The influence of the number of fingerprint layers on prediction results
Compared with the 2D fingerprint similarity model built in SPORCalc (former version of MetaPrint2D) , an exact match operator was introduced to establish the fingerprint similarity model in our method. The exact match operator required that the corresponding top three rows in two fingerprint matrices are exactly the same. A site where metabolic reaction occurs was usually affected by its surrounding environment. Therefore, the introduction of the exact match operator was mainly to ensure the existence of small and identical surrounding environments for the reaction centers. Besides, the use of exact match operator for the top three layers of the fingerprint matrices was in accordance with the writing habit of the reaction SMARTS patterns for the fingerprint environments of the reaction centers, leading to improved computational efficiency.
Influence of molecular size
Significance of detailed reaction SMARTS pattern
Examples of the expressions of detailed reaction SMARTS pattern for complex ring reactions
Reaction SMARTS pattern
This work described RD-Metabolizer, an integrated, low false positive and reaction types extensive approach to predict metabolic sites and metabolites of drug-like molecules. The detailed reaction SMARTS patterns were firstly employed to encode different metabolism reaction types with the aim of covering larger chemical reaction space. RDKit was utilized to act on pre-written reaction SMARTS patterns to correct the metabolic ranking of each site in a molecule generated by the 2D fingerprint similarity calculation model as well as to generate the corresponding structures of metabolites. These are critical procedures, as they can meet the integrated and low false positive goals. By comparing with other widely used methods, it is found that RD-Metabolizer has better or comparable performance in predicting SOMs and produces fewer false positive metabolites. In addition, a specific example concerning AZD9291, which is a mutant-selective EGFR inhibitor, was conducted to further illustrate the prediction accuracy and efficiency of RD-Metabolizer. In summary, RD-Metabolizer will serve as a useful toolkit for the early metabolic properties assessment of lead compounds and drug candidates at the preclinical stage of drug discovery.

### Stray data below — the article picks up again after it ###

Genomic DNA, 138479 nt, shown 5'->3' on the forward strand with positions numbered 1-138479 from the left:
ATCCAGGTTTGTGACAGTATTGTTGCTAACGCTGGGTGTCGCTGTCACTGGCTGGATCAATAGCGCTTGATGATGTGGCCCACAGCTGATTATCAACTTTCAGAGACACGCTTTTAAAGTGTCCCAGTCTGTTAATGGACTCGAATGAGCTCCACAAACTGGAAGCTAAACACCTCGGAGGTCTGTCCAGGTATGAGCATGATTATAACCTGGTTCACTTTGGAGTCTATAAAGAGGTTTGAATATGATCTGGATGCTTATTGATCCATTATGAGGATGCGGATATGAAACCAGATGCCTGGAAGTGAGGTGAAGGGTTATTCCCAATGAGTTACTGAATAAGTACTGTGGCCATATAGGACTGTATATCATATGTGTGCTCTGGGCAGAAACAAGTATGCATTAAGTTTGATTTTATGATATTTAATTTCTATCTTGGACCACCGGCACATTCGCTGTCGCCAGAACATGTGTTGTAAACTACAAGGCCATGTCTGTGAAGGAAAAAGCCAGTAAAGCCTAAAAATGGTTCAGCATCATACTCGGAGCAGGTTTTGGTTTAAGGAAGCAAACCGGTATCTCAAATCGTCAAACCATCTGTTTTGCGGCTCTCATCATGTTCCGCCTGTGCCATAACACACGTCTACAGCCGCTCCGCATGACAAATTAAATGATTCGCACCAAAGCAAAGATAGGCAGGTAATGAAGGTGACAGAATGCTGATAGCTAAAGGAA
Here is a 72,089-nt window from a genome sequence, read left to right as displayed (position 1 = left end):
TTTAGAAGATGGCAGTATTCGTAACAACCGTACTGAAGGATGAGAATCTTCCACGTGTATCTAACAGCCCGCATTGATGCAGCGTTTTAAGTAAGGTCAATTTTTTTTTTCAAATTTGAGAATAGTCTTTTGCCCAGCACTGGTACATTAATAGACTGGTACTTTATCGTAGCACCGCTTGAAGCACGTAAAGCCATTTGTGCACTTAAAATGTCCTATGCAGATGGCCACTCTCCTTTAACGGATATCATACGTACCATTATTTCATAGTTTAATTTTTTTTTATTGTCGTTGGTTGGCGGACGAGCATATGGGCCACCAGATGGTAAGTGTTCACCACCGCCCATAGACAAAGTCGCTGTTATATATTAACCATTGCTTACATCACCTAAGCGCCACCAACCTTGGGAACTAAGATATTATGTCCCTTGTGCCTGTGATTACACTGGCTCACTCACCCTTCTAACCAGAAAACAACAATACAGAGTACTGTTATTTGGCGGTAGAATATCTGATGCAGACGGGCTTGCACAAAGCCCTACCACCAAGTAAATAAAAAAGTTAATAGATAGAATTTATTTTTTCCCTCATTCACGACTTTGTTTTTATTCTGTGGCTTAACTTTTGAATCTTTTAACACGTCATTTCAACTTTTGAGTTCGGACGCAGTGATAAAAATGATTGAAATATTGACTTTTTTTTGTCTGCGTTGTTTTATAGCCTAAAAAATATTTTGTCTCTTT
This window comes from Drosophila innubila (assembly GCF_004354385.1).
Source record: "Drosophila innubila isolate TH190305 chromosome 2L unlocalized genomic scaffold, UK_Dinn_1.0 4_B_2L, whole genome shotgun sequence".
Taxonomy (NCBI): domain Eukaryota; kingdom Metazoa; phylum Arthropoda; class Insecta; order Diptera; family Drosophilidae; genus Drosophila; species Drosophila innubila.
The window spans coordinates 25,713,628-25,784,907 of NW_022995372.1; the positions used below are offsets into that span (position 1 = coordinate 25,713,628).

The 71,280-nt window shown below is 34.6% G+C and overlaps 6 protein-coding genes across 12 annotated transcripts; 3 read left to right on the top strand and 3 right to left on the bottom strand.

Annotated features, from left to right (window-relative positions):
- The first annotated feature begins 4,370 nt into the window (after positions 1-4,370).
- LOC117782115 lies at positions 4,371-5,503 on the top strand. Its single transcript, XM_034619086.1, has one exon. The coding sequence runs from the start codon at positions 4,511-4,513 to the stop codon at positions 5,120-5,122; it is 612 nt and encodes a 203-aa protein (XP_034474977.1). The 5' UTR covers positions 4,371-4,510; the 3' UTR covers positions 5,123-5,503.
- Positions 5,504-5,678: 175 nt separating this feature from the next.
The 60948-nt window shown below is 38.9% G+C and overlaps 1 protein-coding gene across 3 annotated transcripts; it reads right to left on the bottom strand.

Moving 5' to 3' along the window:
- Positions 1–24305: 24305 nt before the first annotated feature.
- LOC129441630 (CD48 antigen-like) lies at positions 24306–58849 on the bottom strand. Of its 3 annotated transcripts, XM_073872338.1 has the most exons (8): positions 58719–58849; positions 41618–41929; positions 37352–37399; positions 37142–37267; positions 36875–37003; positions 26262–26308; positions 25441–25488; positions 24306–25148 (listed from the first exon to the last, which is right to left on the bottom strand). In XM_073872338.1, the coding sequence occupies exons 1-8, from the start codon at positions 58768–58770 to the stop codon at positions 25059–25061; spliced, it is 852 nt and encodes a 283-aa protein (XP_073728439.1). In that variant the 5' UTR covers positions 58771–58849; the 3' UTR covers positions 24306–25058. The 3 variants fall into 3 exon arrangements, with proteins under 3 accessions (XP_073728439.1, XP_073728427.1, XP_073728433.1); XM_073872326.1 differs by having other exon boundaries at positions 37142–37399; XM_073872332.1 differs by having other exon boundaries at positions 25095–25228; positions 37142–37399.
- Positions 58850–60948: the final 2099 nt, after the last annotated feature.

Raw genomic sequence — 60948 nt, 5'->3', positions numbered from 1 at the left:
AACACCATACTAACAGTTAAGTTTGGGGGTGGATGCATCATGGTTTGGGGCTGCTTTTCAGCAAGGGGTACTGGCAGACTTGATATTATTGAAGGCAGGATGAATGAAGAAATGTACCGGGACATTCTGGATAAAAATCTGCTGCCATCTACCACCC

JM, SL developed the method and drafted the manuscript. JM, SL and XL interpreted data and performed the evaluation. MZ and HL designed research and approved the final manuscript. All authors read and approved the final manuscript.
This work was supported by the National Natural Science Foundation of China (Grant 81230090), the National Key Research and Development Program (Grant 2016YFA0502304), and Special Program for Applied Research on Super Computation of the NSFC-Guangdong Joint Fund (the second phase) under Grant No. U1501501. Shiliang Li is supported by China Postdoctoral Science Foundation (Grant 2016M600290).
The authors declare that they have no competing interests.
Springer Nature remains neutral with regard to jurisdictional claims in published maps and institutional affiliations.